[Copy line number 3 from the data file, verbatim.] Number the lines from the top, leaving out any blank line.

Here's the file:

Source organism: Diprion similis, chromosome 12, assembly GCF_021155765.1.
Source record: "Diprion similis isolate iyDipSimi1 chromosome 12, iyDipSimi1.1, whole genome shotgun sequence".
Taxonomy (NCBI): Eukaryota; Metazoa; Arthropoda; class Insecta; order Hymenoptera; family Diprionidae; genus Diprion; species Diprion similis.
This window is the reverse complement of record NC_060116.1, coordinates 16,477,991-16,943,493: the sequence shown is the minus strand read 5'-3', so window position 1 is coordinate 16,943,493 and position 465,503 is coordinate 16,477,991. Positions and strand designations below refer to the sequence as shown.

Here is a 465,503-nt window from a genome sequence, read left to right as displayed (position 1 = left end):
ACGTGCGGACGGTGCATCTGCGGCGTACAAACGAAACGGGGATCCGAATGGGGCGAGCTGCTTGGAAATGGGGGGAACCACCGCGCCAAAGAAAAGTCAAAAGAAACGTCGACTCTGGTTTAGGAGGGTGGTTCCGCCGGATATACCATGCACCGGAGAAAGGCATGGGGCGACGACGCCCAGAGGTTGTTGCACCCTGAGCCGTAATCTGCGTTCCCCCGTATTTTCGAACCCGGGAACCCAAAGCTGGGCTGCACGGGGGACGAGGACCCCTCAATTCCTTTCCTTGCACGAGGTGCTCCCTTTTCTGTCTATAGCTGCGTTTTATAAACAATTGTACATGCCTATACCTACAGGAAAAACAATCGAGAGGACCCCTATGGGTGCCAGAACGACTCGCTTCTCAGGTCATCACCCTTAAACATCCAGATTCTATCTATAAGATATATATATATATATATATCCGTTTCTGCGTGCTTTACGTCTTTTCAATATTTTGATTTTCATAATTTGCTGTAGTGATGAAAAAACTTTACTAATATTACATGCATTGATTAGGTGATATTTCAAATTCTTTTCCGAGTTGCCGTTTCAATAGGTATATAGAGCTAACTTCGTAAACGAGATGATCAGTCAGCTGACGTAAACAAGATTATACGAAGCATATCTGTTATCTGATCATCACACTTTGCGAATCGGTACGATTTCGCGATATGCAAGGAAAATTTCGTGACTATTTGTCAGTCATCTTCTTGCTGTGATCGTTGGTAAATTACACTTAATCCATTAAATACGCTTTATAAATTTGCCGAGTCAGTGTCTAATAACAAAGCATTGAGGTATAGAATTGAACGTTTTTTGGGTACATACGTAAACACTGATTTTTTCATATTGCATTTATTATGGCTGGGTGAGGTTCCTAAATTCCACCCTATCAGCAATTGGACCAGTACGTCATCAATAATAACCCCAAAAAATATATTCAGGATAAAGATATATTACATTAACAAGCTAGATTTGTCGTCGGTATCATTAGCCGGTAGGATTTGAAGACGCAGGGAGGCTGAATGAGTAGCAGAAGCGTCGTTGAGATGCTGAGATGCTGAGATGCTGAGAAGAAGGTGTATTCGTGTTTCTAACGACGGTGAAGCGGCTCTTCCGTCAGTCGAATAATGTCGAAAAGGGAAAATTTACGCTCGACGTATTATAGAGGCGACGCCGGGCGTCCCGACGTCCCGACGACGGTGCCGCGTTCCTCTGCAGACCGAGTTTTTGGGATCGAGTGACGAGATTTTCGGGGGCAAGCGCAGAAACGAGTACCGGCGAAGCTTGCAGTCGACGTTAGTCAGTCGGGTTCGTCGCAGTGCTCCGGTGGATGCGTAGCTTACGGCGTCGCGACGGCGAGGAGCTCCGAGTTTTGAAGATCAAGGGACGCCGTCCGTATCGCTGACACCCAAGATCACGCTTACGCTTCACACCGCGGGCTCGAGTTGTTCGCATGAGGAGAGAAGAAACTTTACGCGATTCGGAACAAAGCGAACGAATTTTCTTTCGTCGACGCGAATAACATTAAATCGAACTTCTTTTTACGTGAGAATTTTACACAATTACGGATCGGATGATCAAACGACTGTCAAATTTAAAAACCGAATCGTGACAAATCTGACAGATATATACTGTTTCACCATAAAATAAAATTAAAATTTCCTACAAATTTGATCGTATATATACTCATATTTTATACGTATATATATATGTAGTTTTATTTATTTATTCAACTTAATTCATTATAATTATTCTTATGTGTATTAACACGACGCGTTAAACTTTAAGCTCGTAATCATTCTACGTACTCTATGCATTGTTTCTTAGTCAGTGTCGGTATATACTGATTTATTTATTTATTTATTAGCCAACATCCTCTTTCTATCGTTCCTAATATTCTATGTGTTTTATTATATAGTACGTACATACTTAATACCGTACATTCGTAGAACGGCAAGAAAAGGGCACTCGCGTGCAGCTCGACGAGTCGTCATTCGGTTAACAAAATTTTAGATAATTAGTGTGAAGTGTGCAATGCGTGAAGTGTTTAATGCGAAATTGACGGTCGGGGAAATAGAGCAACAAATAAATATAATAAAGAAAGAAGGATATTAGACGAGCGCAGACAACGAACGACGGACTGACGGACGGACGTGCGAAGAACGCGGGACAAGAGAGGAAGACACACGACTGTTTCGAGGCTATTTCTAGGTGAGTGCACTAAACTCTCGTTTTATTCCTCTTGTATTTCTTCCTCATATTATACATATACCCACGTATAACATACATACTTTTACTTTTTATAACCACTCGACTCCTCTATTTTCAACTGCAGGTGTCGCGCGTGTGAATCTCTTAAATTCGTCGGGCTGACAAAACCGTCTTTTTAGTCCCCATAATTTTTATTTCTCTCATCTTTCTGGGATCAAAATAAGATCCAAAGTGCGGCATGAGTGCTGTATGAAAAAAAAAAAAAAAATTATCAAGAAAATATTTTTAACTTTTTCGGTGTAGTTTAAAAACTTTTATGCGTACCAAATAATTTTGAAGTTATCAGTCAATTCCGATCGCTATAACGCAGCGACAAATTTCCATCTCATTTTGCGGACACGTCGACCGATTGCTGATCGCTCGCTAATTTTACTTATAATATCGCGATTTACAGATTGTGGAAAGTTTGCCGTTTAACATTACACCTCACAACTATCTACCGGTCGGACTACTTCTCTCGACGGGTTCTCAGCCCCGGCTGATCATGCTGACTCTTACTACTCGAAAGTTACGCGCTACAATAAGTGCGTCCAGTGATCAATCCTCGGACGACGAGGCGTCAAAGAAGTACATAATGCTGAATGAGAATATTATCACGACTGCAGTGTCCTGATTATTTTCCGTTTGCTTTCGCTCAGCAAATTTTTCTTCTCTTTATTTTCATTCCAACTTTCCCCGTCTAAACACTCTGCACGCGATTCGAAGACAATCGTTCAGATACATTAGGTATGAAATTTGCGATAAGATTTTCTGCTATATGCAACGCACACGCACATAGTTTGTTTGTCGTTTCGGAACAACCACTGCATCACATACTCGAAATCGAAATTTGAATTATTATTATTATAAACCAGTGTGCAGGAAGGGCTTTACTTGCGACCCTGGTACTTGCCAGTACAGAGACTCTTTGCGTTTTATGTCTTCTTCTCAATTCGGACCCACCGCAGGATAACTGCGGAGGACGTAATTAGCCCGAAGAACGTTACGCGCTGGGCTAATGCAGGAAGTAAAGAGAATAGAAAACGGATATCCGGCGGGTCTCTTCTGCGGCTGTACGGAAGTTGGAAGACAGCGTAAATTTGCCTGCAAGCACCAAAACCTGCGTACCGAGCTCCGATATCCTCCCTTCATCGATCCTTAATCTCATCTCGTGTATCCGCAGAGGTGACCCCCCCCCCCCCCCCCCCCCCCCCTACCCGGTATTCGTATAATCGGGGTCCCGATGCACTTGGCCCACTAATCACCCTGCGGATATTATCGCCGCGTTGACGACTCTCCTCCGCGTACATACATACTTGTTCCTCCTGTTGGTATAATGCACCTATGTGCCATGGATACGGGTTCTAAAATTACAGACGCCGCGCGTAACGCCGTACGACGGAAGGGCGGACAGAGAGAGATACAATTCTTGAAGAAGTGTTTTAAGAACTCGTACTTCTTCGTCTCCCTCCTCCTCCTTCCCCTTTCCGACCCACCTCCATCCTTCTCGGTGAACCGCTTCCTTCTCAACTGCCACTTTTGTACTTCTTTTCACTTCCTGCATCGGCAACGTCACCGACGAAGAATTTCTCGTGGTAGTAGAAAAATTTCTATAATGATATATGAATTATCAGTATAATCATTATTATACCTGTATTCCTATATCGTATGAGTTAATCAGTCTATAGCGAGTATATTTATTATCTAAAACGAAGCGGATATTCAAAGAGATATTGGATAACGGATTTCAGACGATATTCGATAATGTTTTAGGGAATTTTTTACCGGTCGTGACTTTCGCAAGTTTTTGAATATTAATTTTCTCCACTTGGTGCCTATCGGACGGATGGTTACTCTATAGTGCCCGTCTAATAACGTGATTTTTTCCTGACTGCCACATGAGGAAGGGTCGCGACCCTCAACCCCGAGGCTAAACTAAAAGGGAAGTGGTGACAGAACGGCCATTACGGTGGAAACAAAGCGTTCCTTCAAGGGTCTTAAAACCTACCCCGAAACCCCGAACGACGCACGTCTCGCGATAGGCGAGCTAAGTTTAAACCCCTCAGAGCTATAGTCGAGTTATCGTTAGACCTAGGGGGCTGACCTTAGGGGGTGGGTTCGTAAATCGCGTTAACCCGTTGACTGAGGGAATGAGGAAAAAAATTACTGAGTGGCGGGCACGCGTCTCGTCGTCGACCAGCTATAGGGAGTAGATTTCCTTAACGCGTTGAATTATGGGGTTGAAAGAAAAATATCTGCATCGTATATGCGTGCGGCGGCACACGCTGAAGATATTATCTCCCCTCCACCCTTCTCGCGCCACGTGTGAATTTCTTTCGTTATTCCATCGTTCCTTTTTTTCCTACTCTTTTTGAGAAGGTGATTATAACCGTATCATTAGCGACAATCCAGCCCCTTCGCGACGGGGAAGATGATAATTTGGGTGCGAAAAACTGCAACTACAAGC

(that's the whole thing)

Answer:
Taxonomy (NCBI): Eukaryota; Metazoa; Arthropoda; class Insecta; order Hymenoptera; family Diprionidae; genus Diprion; species Diprion similis.